The cultural transformation launched by Ackermann was to have profound consequences. According to Enrich’s book, Ackermann started at the helm of the institution by giving full support to a small band of carefree American traders who had already joined the bank to build an investment banking powerhouse. They moved ahead and took gigantic financial risks, especially through operations guided by the bank’s offices in London and New York.
Full disclosure: I worked closely with Ackermann as a public relations advisor from 2003 to 2012 in his role as chairman of the Institute of International Finance (IIF). Enrich paints a picture of an executive who had no moral compass, no true understanding of the risks that his investment bankers were taking or any interest in whatever unethical activities his bankers pursued so long as short-term profits kept rising.
My experience of Ackermann was that he was a far more subtle operator and more thoughtful. Nevertheless, Ackermann — like so many of the other leaders of major banks across Europe and the United States in the first decade of this century — were exceptionally competitive. They were keen to use all manner of new complex financial trading instruments to leverage their balance sheets and produce what initially seemed like big profits.
These bankers were able to take full advantage of bank regulatory authorities who had blind faith in the stabilizing power of market forces. That was a grievous error, as former U.S. Federal Reserve Chairman Alan Greenspan — himself widely seen as the impresario or high priest of deregulation — has admitted.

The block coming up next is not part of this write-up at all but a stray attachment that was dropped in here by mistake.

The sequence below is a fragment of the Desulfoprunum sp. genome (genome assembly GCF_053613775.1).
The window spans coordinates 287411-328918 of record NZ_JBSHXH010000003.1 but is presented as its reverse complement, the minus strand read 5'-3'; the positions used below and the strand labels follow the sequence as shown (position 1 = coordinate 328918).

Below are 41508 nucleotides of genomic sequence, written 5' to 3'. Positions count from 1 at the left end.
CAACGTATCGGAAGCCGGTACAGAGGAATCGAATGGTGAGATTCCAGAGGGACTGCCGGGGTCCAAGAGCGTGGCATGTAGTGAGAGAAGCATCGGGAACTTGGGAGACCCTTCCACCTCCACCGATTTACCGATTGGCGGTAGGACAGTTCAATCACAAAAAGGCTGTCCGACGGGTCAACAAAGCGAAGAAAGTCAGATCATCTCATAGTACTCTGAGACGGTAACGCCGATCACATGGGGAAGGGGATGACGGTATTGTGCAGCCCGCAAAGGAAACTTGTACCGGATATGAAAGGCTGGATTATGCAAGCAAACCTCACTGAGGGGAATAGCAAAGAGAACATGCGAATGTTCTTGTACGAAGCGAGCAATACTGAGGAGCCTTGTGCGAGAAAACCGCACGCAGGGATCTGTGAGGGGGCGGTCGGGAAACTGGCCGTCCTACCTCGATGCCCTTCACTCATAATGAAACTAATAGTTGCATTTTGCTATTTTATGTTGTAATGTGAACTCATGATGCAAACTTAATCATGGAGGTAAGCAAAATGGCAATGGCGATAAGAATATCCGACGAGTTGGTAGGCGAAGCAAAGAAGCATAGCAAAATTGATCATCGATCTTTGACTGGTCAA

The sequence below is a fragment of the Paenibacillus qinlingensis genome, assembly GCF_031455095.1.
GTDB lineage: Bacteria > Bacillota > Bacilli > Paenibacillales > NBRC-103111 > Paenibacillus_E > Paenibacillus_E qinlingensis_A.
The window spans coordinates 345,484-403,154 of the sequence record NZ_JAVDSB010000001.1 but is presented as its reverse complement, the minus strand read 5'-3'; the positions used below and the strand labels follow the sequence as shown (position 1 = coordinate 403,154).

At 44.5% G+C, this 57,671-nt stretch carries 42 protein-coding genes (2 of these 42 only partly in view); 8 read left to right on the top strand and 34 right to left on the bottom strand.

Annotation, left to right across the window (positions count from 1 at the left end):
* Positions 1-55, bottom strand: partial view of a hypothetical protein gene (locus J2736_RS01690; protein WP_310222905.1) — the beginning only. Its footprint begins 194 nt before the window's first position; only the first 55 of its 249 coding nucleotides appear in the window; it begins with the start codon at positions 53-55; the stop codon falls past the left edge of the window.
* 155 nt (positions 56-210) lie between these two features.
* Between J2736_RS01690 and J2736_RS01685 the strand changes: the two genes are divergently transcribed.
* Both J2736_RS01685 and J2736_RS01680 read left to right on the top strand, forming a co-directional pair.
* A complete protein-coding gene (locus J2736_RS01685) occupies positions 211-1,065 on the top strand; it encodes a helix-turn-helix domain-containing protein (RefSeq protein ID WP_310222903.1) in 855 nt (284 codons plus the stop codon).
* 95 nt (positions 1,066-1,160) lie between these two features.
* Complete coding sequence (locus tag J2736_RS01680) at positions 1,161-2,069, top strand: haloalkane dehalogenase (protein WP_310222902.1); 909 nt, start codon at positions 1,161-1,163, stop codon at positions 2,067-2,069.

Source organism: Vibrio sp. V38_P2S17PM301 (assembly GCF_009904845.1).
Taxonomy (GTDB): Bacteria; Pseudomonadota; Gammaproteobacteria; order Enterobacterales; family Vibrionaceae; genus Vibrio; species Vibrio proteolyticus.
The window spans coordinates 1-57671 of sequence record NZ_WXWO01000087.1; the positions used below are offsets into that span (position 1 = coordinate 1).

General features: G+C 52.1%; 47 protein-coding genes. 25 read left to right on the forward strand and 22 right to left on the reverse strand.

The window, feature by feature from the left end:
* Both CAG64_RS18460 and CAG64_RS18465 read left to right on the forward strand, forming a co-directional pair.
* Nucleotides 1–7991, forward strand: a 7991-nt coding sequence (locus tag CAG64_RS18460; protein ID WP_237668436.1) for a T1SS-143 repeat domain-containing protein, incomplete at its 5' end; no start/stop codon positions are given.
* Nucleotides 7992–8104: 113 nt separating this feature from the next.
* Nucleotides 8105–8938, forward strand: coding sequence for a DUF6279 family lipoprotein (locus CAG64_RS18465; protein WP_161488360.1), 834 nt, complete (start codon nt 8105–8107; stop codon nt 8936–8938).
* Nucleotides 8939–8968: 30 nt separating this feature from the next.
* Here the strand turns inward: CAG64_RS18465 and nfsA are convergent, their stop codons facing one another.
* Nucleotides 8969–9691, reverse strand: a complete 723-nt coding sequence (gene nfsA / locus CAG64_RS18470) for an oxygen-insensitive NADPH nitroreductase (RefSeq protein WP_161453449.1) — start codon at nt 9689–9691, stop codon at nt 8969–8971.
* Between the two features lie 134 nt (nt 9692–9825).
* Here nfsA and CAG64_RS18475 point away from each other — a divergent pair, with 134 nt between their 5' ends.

In his book, Enrich singles out Deutsche and barely mentions the competitors. He notes the enormous $7 billion fine that the bank paid to settle U.S. charges of alleged fraud related to subprime mortgage finance, but fails to note that Bank of America and JP Morgan Chase paid far larger fines, $16.5 billion and $13 billion respectively.
In a rather dizzying book that switches from major Deutsche Bank developments to the travails, for example of a drug-taking bewildered son of a former American senior employee of the bank who committed suicide, Enrich catalogs a vast list of money-laundering, interest-rate fixing and other criminal activities that Deutsche Bank has been accused of.
He blames Ackermann for much of the mess and the eventual large losses that the bank took, as well as his successors, notably investment banker Anshu Jain. He does not attach any of the blame to U.S. and German regulators who seemed to have only woken up to Deutsche Bank’s problems after the financial crisis.
And where was the Bank’s Supervisory Board that is meant to oversee the management? Its culpability is not mentioned by Enrich. It seems to have been totally captivated by Ackermann up to about the final year before his eventual retirement in 2012, when some of the hidden losses in the bank’s New York subsidiary started to emerge.
But it is the legacy of all the crises, all the high-risk operations designed to boost short-term profits that has come to haunt Deutsche Bank now. Restoring investor and regulatory confidence in the bank has been Christian Sewing’s toughest challenge.
He was making progress, albeit by firing thousands of employees and shrinking many of the bank’s operations.
Then came the Coronavirus and investors have been in a frenzied scramble to dump shares. Deutsche Bank is now on the verge of sinking.